2. Results

2.1. TRPA1 Channel Association with MORs, DORs and NR1 Subunits, in the Cerebral Cortex, Spinal Cord and DRGs. Effect of Pharmacological Interventions

We confirmed the presence of TRPA1 channels in DRG, spinal cord and cerebral cortex of murine nervous tissue [4,16,25,51,52,53]. The 1125 residue monomer was immunodetected in synaptosome-enriched fractions using affinity-purified antibodies against the N-terminal region and an extracellular sequence. The opioid receptors MOR and DOR are present in the cortex and dorsal horn (substantia gelatinosa) of the spinal cord; they are also expressed on cell bodies of the sensory neurons (DRG) and are transported to their central terminals in the superficial dorsal horn and to peripheral terminals in peripheral tissues [54,55]. We observed that immunoprecipitated MOR and DOR were accompanied by TRPA1-related signals (Figure 1B), suggesting that they form functional complexes in nervous tissue. Similarly, the NR1 subunit of NMDARs coprecipitated TRPA1 in the spinal cord. The immunosignals mostly appeared as a doublet at approximately 140 and 150 kDa (Figure 1A), which is probably due to the described pair of N-glycosylation sites in the external loop of human TRPA1, which is flanked by the transmembrane regions TM1 and TM2 (721–960) [56]. Computer analysis indicated this possibility for murine TRPA1 [57] and in vitro, PGNase F abolished the 150 kDa band augmenting the intensity of the expected 140 kDa (Figure 1B).
The plasticity of protein complexes in response to pharmacological interventions and/or physiological alterations usually indicates their functional relevance. This possibility was addressed by injecting morphine, MOR agonist, via intracerebroventricular (icv; first or second ventricles) and intraperitoneal (ip) routes and NMDA, an activator of glutamate NMDARs, via the icv route. Morphine, at the dosage used, injected via the icv or ip route promoted similar levels of antinociception, approximately 75% of the maximum measurable effect in the analgesic test. The effect of the opioid peaked sharply at 30 min after icv injection, while antinociception was more sustained, with a maximum between 30 and 60 min, after ip administration. On the other hand, icv NMDA diminished the antinociception produced by supraspinal icv morphine (Figure 2A). We observed that icv-injection of NMDA increased MOR-TRPA1 and NR1-TRPA1 associations at the cortical level and the spinal cord level. On the other hand, icv morphine increased ex vivo coprecipitation of MOR-TRPA1 complexes at the cortex level and diminished that of NR1-TRPA1 at the two levels of the nervous system studied. Morphine injected via the ip route mostly modified both associations at the cortical level (Figure 2B).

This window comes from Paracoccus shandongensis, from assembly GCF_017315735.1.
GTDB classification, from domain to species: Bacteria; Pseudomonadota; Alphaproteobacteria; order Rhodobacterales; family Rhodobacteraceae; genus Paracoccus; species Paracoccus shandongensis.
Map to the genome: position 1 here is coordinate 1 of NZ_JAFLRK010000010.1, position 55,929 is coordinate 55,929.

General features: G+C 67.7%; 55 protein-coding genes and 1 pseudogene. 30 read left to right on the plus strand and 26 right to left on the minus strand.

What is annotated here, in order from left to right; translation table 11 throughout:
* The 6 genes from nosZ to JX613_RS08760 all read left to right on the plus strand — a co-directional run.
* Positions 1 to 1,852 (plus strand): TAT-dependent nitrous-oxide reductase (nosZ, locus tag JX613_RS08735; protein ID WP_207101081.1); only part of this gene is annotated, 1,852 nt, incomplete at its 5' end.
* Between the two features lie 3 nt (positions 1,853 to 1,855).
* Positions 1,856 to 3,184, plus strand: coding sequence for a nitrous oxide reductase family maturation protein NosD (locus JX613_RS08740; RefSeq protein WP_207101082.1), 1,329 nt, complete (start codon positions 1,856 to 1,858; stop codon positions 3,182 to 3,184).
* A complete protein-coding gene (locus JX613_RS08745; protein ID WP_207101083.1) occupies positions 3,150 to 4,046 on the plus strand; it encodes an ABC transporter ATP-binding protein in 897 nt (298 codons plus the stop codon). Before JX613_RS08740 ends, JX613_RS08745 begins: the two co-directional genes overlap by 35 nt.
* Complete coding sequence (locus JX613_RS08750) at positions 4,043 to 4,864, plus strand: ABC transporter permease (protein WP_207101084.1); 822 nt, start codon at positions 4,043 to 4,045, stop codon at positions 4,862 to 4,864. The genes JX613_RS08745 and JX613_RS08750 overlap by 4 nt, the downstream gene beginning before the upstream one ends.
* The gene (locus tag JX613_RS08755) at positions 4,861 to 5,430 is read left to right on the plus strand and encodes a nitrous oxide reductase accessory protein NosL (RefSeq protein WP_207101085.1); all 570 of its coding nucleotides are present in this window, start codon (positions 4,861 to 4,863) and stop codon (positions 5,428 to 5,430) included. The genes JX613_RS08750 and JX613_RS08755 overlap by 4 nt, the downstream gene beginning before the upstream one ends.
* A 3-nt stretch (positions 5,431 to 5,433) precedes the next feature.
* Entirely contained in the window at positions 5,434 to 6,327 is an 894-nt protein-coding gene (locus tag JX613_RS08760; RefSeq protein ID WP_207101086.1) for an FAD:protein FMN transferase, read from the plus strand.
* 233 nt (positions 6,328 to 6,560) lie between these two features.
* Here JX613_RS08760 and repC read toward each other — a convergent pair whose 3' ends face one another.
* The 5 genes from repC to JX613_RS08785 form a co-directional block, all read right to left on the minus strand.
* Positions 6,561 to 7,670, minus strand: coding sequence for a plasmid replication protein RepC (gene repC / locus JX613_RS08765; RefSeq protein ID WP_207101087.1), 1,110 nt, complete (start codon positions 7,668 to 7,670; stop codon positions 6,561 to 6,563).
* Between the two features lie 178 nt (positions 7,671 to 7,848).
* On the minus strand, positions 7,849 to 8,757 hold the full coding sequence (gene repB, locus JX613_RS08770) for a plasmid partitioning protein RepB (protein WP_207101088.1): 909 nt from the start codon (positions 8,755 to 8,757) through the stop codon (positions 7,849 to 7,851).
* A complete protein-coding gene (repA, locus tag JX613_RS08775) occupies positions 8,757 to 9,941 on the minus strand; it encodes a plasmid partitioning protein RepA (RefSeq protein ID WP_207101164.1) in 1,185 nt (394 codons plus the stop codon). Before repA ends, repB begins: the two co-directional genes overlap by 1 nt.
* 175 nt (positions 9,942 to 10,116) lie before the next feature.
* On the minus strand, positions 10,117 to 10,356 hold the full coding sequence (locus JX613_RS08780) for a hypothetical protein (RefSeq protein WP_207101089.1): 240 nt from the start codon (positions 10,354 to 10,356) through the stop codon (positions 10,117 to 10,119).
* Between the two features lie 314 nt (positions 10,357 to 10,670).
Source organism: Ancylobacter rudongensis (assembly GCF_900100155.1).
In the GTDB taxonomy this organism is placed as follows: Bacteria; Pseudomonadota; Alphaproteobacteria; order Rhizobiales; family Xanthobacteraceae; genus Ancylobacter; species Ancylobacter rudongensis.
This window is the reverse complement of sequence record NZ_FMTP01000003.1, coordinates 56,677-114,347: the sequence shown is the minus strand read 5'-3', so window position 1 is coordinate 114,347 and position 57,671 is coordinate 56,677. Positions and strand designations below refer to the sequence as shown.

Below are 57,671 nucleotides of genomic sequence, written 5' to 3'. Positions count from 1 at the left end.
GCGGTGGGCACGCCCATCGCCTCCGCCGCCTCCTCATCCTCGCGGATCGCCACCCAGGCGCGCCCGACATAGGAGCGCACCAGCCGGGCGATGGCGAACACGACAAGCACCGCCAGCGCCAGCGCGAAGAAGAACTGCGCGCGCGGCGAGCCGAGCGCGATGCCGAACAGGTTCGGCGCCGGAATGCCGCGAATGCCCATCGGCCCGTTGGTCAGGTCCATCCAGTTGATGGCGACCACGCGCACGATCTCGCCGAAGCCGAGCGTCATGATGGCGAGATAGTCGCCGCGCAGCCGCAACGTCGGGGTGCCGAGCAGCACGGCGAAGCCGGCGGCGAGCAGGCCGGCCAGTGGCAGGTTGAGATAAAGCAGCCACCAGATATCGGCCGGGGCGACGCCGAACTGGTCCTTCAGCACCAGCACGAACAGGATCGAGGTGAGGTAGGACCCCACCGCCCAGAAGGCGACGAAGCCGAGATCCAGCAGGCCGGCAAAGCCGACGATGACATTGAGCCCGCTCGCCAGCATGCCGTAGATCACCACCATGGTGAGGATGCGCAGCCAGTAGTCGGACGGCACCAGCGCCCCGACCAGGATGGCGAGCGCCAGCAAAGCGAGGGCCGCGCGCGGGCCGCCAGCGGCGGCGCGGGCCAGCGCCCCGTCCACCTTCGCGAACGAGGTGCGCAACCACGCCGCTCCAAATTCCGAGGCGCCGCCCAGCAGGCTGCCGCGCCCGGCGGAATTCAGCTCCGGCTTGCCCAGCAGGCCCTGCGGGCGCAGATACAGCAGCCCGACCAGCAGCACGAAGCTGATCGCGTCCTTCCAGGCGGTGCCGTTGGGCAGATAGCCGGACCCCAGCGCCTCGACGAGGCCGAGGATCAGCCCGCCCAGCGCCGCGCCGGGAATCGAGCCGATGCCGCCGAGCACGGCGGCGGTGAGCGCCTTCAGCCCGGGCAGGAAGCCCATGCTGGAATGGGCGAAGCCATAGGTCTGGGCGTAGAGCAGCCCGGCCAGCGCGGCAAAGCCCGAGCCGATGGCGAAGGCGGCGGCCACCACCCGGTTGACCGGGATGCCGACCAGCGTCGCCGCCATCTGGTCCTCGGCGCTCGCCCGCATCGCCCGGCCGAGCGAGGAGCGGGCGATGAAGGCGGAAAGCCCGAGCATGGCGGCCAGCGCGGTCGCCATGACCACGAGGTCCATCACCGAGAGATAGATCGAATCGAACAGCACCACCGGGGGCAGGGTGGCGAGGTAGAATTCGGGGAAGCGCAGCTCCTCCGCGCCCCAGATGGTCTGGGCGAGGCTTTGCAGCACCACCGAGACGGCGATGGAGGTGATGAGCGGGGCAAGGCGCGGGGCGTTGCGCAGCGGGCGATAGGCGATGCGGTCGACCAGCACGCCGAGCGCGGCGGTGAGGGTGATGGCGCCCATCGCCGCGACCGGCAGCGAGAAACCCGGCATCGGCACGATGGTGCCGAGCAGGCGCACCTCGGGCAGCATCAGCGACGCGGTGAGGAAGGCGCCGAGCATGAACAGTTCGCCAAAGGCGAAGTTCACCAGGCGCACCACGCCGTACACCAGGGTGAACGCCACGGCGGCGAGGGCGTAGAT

2.2. Inflammatory and Neuropathic Pain Alters TRPA1 Channel Association with MORs and NMDARs

The injection of formalin into the hind paw is widely used to evaluate the effects of analgesic compounds in laboratory animals. Intraplantar formalin excites sensory neurons by activating excitatory TRPA1 channels and this activity underlies the physiological and behavioral responses associated with this model of pain hypersensitivity, such as licking and biting responses [21,58]. The intraplantar injection of 0.5% formalin produced a biphasic behavioral reaction, with an initial phase lasting 5 min and a quiescent period, followed by a second less intense phase lasting from 10 to 25 min. Mice receiving saline, a solvent of formalin, did not show appreciable nociceptive-related responses during the time interval evaluated (Figure 3A). The mice did not exhibit pain-like behaviors toward the noninjected hind paw. We analyzed whether activation of TRPA1 channels on peripheral nerve terminals influences their association with MORs and NMDARs as well as the MOR-NR1 association in the spinal cord and DRG. Formalin almost completely abolished the MOR-NR1 association in DRG but increased this association in the spinal cord. The association of TRPA1 with MOR and NR1 subunits increased in the spinal cord and TRPA1-NR1 showed a tendency to augment in DRG (Figure 3B).